Bolywood and Assamese folk singer Kalpana Patowary drew a record crowd to this year’s London Bihu. More than 260 people gathered at the Campion School in Hornchurch last Saturday (April 9) to see her perform as part of the British capital’s bihu celebrations.
Professor Jayanta Barua, the London Bihu Committee’s president, said: “After welcoming our guests with traditional bihu snacks we had a wonderful and eclectic mix of talented performances –traditional husori, bihu nas and bihugeet from local artistes - we were drawn in to the showstopper guest artist Kalpana Patowary.”
Kalpana is known for numerous Bhojpuri songs and Bollywood numbers in films like Billu and R. Rajkumar and Assamese films including Ahetuk.
Dr Neera Borkakoti, Committee treasurer, estimated that at one time over 60 percent of the people were dancing either with the artist on the stage or in the hall.
She said: “Kalpana is an impressive artist with a striking voice and larger than life personality who effortlessly involved the audience in her performance during the entire show.”
The guest artist said she was honoured to be invited to join London’s bihu. Kalpana Patowary said: “Coming to Bihu, I got a warm welcome from everybody, the stage was mind blowing, the audience were energetic - mostly the feminine energy.”
Zaved Choudhury, the London Bihu’s Cultural Secretary said he and the Publicity Secretary Manas Borah invited Kalpana as they wanted to showcase how ‘vibrant and versatile’ artists from Assam are.
Choudhury added: “We are building on 30 years of hard work by the senior members of the UK’s Assamese community. They preserved and passed on the rich Assamese heritage to the next generations and it has given us the basis we needed to bring exciting talent such as Kalpana to the London Stage.”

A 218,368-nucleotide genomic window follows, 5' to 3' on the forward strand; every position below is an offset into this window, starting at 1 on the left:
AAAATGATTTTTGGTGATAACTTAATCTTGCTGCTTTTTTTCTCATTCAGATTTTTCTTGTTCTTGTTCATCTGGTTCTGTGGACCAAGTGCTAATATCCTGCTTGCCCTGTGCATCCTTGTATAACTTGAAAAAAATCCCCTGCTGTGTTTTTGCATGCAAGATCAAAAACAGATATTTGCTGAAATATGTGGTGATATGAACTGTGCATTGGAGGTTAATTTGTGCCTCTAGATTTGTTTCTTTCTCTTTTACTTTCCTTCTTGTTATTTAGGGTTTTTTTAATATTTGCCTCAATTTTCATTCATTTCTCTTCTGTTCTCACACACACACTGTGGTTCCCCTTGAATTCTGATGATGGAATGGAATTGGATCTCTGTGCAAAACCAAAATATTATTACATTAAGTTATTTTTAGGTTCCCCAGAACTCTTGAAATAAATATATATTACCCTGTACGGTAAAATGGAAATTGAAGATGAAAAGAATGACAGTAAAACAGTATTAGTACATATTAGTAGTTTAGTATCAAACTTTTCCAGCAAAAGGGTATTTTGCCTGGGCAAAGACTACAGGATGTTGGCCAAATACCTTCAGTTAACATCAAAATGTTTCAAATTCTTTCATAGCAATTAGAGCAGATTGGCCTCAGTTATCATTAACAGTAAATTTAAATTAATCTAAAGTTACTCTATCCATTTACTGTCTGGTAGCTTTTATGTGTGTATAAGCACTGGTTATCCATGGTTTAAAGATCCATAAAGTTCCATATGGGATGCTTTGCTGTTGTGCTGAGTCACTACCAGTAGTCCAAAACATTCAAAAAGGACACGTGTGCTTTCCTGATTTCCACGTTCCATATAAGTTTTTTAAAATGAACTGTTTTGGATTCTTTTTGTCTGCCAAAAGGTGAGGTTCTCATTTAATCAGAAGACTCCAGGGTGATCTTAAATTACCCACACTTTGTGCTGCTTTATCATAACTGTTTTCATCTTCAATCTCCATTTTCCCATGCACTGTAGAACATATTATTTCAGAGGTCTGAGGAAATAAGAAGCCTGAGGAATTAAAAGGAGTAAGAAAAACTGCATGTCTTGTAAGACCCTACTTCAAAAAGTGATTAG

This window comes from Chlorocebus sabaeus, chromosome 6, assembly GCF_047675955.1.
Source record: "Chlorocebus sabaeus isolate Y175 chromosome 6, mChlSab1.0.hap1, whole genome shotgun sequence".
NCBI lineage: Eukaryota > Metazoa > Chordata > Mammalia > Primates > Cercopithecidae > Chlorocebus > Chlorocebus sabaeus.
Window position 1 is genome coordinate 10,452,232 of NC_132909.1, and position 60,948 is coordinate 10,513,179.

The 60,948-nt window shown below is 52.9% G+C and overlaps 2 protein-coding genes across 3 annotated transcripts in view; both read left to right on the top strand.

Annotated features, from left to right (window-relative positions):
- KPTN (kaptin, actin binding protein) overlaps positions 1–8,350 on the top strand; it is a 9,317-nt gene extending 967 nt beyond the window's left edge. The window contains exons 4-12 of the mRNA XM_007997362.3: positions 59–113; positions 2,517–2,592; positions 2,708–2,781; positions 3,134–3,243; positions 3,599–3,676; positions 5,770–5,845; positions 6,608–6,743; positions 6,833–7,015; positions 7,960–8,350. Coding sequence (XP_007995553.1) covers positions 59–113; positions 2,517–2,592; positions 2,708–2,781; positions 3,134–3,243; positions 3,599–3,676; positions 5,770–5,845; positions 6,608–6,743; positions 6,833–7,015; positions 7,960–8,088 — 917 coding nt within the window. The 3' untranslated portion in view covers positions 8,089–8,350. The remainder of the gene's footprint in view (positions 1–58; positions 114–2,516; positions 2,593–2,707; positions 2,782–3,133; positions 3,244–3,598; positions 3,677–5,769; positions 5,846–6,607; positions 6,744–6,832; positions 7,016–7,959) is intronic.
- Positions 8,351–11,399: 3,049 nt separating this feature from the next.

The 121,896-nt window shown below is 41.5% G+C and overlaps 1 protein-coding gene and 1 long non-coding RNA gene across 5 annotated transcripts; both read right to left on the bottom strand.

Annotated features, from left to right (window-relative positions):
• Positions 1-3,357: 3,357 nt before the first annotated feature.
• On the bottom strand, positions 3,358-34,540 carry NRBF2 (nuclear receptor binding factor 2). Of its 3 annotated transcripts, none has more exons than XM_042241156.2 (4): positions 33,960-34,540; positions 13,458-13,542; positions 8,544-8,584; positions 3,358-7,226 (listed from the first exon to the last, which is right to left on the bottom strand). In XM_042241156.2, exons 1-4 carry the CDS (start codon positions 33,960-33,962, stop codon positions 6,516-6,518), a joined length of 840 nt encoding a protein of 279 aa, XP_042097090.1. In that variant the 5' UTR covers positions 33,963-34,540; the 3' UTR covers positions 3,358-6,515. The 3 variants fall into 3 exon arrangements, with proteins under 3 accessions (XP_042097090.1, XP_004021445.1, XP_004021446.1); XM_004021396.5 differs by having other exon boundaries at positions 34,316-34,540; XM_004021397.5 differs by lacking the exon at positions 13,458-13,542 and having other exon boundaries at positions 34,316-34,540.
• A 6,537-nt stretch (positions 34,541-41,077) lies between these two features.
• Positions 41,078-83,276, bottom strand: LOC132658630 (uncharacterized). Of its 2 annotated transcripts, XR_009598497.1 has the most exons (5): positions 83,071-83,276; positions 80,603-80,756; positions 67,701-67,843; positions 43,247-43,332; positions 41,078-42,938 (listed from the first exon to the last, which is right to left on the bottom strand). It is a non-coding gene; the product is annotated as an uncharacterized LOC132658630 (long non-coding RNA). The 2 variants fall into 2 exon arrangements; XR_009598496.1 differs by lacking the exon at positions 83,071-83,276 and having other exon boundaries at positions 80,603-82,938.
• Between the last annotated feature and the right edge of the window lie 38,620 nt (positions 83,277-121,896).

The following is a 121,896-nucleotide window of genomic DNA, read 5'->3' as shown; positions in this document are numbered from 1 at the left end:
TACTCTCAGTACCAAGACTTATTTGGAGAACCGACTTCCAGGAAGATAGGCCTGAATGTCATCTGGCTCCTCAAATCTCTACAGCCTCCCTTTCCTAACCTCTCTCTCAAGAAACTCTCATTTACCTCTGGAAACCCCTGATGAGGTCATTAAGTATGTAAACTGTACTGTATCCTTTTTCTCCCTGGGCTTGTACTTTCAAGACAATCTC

Briton Nick Humphries and his family, who have previously visited Assam, travelled more than 230 miles from Liverpool to attend their first bihu.
“The London Bihu certainly didn't disappoint,” Humphries explained. “We were made to feel welcome the moment we crossed the threshold; the array of colours from beautifully dressed men and women and the smells of the Indian treats and sweets on offer.
“The music was loud and the singing and dancing was louder and great to be a part of.”
Many bihu revellers commented that one highlight was this year’s husori. Committee member Jayanta Borkakoti was among them: “The participation was great as it was a mix of generations and backgrounds all coming together in a spectacle which for me was a microcosm of the whole event.”
4-year-old Ruhi Goswami, the youngest husori participant, loved being involved: “When on the big stage I was very very happy and did not get scared while dancing in front of lots of people. I loved it and want to do Bihu Husori again next year.”
Committee president Professor Jayanta Barua summed up how many felt about this year’s event: “For the ex-pat community and their friends and families, I really believe we created a little piece of Assam in London. The bar has been set high, will be difficult to beat.”